Author Archives: olasvenle
THE BIRTH OF REALISM
The Shift in Swedish Late 19th Century Architecture Training and its Consequences
In 1877 the Swedish parliament finally decided on establishing a school of architecture at the newly founded Royal Institute of Technology in Stockholm. My research investigates both previous scholarly receptions of this matter of fact and aims to map the outlines of the new reality of Swedish architecture of the period. A hypothesis to be evaluated is that the consequences of the architectural educational shift were fundamentally two: On the one hand the artistic idealism of the Academy of Fine Arts was abandoned as the basis of architectural understanding. On the other hand, the architects starting to identify with the engineering culture eventually led to scientific methods being applied to architectural problems of mass society in the 20th century. My research brings together and analyses the impacts and the considerations of such complexes of thought as academism, idealism, traditionalism, realism, romanticism, rationalism etc.
At this period in time, the late 19th century, my research identifies an interim period characterized by both departure and curiosity. Alongside Swedish scholar Björn Linn I propose the identification of a period of realistic architecture, resulting from the increased interest in the regional and the vernacular in architectural thought. The period spans from the start of the new education until the breakthrough of pseudo-scientific methods in architectural thinking after the First world war. The period bore two seeds of further development for architecture, resulting from the emerging society of industrialization and mass-fabrication. One was the “scientification” of building activities. The other was the artistic attempts to come to terms with the new relationship between man and object.
Exhibition Design Proposal
The exhibition is historical to its nature. It aims to demonstrate how the shift in architectural education in Sweden in the 1870s had consequences for the Swedish architecture of the late 19th century; artistic, aesthetic, ethic etc.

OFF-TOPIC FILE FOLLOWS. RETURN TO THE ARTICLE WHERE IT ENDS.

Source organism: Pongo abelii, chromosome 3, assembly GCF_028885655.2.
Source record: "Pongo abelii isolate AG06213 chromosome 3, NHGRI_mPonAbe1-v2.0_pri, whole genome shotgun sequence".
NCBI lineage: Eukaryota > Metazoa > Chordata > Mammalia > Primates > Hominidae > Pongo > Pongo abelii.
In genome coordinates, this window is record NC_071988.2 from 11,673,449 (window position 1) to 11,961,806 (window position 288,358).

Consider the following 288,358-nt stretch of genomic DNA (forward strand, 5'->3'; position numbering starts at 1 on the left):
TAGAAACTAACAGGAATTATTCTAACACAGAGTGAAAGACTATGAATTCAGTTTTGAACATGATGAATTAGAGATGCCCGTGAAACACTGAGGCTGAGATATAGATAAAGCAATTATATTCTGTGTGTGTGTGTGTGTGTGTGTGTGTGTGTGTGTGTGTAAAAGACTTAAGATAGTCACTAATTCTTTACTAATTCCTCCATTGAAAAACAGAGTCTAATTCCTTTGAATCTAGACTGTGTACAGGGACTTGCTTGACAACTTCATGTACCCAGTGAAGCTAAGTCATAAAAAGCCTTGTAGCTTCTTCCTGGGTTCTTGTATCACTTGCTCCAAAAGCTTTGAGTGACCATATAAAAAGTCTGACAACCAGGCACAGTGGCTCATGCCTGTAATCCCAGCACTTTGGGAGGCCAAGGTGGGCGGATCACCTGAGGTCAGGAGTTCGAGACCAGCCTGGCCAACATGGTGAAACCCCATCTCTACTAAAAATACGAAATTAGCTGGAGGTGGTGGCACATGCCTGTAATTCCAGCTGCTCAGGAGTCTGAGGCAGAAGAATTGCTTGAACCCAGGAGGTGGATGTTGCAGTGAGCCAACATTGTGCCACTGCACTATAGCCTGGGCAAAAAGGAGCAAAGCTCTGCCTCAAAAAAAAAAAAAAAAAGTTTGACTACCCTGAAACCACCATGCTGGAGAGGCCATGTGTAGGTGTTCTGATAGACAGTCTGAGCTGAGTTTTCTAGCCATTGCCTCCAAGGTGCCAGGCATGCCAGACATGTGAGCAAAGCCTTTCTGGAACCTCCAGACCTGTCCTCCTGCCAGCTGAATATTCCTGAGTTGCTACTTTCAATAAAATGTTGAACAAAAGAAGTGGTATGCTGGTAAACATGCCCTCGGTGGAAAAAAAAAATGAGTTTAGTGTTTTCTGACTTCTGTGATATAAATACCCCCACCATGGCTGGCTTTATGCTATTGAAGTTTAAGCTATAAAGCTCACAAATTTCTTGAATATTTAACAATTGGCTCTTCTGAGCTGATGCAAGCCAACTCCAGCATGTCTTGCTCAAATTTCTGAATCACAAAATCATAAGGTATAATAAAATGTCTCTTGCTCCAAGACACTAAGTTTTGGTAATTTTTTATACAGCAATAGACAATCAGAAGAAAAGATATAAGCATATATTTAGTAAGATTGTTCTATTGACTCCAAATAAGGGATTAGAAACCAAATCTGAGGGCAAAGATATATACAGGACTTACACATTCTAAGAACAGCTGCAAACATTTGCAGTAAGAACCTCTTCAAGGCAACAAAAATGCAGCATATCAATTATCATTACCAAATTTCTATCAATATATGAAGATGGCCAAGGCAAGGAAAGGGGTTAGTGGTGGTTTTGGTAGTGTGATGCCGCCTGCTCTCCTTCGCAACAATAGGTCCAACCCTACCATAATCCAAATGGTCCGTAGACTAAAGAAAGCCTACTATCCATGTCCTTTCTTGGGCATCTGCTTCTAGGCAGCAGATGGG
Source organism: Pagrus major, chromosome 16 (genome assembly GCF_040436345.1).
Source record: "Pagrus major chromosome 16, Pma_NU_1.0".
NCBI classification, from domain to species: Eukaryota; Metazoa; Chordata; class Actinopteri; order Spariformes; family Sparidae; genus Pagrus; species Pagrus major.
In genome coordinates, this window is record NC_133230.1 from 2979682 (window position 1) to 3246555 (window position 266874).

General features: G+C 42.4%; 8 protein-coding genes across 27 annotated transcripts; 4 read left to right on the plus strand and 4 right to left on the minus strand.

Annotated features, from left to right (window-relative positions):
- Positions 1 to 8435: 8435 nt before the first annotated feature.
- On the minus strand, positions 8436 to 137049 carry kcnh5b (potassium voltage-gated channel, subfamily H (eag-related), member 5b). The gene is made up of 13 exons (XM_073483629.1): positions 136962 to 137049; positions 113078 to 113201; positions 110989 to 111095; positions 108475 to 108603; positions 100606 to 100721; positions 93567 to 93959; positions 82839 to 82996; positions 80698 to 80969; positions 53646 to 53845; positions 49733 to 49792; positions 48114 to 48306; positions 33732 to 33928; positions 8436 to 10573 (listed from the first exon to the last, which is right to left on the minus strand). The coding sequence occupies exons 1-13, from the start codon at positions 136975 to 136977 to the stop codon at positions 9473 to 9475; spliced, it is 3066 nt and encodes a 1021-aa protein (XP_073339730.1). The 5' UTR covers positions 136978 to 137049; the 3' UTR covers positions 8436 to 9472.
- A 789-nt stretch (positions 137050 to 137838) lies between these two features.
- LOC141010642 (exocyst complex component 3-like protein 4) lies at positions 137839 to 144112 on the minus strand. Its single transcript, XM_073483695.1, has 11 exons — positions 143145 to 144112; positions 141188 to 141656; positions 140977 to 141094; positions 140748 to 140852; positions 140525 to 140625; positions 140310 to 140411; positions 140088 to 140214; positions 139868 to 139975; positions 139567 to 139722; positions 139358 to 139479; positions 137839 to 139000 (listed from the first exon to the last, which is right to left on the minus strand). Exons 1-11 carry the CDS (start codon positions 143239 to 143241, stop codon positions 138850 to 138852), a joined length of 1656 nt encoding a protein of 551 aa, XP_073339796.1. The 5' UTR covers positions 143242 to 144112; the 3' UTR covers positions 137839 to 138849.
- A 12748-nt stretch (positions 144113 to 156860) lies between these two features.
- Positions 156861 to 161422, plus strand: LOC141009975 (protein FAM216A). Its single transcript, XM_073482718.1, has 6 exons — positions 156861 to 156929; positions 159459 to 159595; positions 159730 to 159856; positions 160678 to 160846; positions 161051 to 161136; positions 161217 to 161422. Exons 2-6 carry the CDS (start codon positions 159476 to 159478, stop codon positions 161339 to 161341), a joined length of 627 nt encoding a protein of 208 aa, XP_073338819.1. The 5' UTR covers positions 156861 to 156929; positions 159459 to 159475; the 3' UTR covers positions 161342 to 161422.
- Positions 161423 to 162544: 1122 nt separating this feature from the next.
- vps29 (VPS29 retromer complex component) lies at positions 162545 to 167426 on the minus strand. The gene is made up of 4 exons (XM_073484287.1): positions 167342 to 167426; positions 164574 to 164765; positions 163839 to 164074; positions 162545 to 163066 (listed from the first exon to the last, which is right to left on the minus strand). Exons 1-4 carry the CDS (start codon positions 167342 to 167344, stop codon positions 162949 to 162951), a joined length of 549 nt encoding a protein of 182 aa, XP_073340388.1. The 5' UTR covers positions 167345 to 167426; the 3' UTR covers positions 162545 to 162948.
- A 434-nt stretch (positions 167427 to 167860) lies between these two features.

The exhibition space is divided into four rooms. One room is followed by the next in a four-time clockwise movement, resulting in a four-leaf clover sort of spatial configuration. The four spaces are arranged mainly chronologically. They follow rather closely the chapters of my PhD thesis:
Room 1 Background
Albert Theodor Gellerstedt’s drawings from his travels. Drawings from the European trip, from the Swedish countryside, from Gotland, from Stockholm.
Room 2 Institute of Technology in Stockholm 1877-81
Exercise drawings of students of the new architecture education.
Room 3 Royal Academy of Fine arts 1881-85
Exercise drawings of students of the advanced architecture class at the Royal Academy of Fine arts. Drawings from the European study trips.
Room 4 Late romanticism/Realism
The consequences for Swedish late 19th century architecture. Drawings of former students. Juxtaposed to images of the rising age of mass production that supposedly acted as a set-off.
I want the exhibition to be intimate, concentrated and intense with the drawings grouped tightly together thematically. The route is easily comprehended. Some time is allowed for the visitors to shake off the world outside as they enter the exhibition through a corridor that leads to the heart of the exhibition construction. The route aims at a smooth transition of visitors and at avoiding collisions.